A senate committee has finished examining a private members bill introduced by Australian Greens Senator Mehreen Faruqi which would halt indexation on student loans.
The bill also sought to raise the minimum repayment threshold for student loans – currently at $48,361 – and tie it to the median wage.
Student and tertiary education unions backed the bill, with the National Tertiary Education Union saying student debts were now rising faster than people were paying them off and becoming “a tax for life”.
This year, the indexation rate is predicted to be about 7 per cent, which would add an extra $1500 in debt on an average $25,000 student loan.
However, a parliamentary committee, led by Labor Senator Tony Sheldon, recommended the Greens bill be scrapped.
The committee – which was made up of three ALP senators, two Liberal senators and Faruqi from the Greens – said in its final report published yesterday it was worried about how much the changes would cost.
Departmental estimates suggested the proposed law could cost around $2 billion for the three years beyond the current financial year and $9 billion for ongoing revenue effects for loans made during that period.
The committee also noted a review of the higher education system was already underway through the Universities Accord process, announced by Education Minister Jason Clare last November.
In its final report, the committee recommended discussions around the affordability of the higher education system be continued within the Universities Accord process.
‘I’m utterly disappointed’
Julia Wilding, 23, is on the home stretch of six years of university study to become a qualified optometrist.
Having finished her undergraduate degree in biomedical science, she is now in her third and final year of a Doctor of Optometry at the University of Western Australia.
Wilding, who has a HECS debt of $130,000, will see the amount she owes increase by around $9100 if the predicted 7 per cent indexation is applied in June.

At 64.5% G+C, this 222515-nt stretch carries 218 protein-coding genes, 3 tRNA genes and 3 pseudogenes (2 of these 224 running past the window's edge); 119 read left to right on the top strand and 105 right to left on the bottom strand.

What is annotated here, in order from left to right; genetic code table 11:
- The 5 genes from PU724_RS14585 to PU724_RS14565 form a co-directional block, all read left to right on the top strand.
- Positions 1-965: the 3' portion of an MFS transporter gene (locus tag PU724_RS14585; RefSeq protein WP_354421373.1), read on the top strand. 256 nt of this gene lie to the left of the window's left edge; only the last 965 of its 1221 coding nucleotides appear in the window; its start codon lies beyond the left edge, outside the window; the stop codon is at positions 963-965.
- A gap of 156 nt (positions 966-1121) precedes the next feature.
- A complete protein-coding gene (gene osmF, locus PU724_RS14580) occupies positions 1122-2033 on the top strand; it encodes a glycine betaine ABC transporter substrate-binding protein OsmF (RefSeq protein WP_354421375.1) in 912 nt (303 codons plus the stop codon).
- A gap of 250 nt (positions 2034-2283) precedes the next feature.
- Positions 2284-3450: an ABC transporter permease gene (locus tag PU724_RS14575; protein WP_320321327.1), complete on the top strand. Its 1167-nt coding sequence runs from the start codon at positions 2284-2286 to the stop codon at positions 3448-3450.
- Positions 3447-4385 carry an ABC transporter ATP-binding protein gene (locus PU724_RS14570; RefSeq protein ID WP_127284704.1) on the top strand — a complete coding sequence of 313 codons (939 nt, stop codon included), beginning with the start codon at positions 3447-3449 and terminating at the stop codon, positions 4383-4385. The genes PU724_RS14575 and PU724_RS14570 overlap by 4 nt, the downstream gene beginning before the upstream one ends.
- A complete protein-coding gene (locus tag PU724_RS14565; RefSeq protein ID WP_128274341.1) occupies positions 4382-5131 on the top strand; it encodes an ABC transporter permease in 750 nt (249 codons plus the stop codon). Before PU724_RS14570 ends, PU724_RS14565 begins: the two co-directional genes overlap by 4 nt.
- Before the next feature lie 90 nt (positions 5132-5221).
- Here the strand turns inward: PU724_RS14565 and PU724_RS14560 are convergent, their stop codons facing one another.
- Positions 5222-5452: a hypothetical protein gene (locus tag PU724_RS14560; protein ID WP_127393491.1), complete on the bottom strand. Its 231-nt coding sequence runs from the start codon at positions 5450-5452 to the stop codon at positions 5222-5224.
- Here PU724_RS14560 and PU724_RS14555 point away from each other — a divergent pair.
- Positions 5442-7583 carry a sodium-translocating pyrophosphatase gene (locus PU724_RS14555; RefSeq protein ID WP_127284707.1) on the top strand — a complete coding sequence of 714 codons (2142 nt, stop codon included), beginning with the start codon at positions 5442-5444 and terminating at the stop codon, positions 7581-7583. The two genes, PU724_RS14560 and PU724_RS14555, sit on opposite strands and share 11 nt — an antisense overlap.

Adding to her financial worries is a requirement to pay the final six months of her university fees – $34,000 – upfront as she has now reached the HECS cap on her student loan.
“It’s definitely been very stressful,” Wilding said of the financial burden her $164,000 degree had placed on her.
Wilding said the cost of her degree was not something she had put a lot of thought into before she applied to do the course and it had blindsided her and many of her fellow students.
“I’ve always known that, for international students, they pay university fees upfront and they are exorbitant, but for an Australian citizen, I thought it’s just all covered,” she said.
The HECS or HELP loan cap – which was introduced in 2020 and this year sits at $113,028 for most students, aside from those studying courses such as medicine, dentistry, and aviation – had come as a nasty surprise, Wilding said.
“It’s really frustrating. I haven’t failed a single unit ever and I still have to pay out of my own pocket,” she said.
Wilding said the compulsory loan repayments taken out of her salary once she graduates would not be enough to keep pace with indexation.
“The indexation will still be higher, and I’ll still have more and more debt, which is crazy. It’s just another thing to worry about really,” she said.
Wilding said the huge costs of her degree did not make sense when there was such a desperate need for optometrists.
“In Western Australia especially, we’re experiencing a huge shortage of optometrists, particularly in regional areas. It’s a fly-in, fly-out kind of situation at the moment,” Wilding said.
Wilding, who grew up in a single-parent household with a relatively low income, said there needed to be more support for students who were struggling with burgeoning debts during a cost of living crisis.
“As a 23-year-old in this country, this is not what I should have to be dealing with. I am utterly disappointed and have no idea how I will get through.”
Indexation an ordinary part of system, Labor says
Faruqi, who tabled a dissenting report to parliament yesterday, said Labor and Liberal politicians were completely out of touch with the reality of millions struggling with student debt.
“The growing burden of student debt is making news every day and it’s beyond clear that urgent intervention is warranted,” she said.
“But Labor has elected to sit back and watch as millions of Australians are hit with a student debt avalanche on June 1.”
When asked last month if Labor would consider pausing the indexation on student loans, Treasurer Jim Chalmers said it was not something his government had been considering.
“This indexation that happens around the middle of the year every year happens regardless of who’s in office or all the other circumstances, and like a lot of other government programs, including payments, it’s indexed,” Chalmers said.
“The important thing to remember about student debt is that the repayments go up when your wages go up, when your salary goes up. That’s what determines how much you pay back.
“This is an ordinary indexation, and in terms of repayments and pressure on people, the repayments go up when your salary goes up, that’s how the system works.”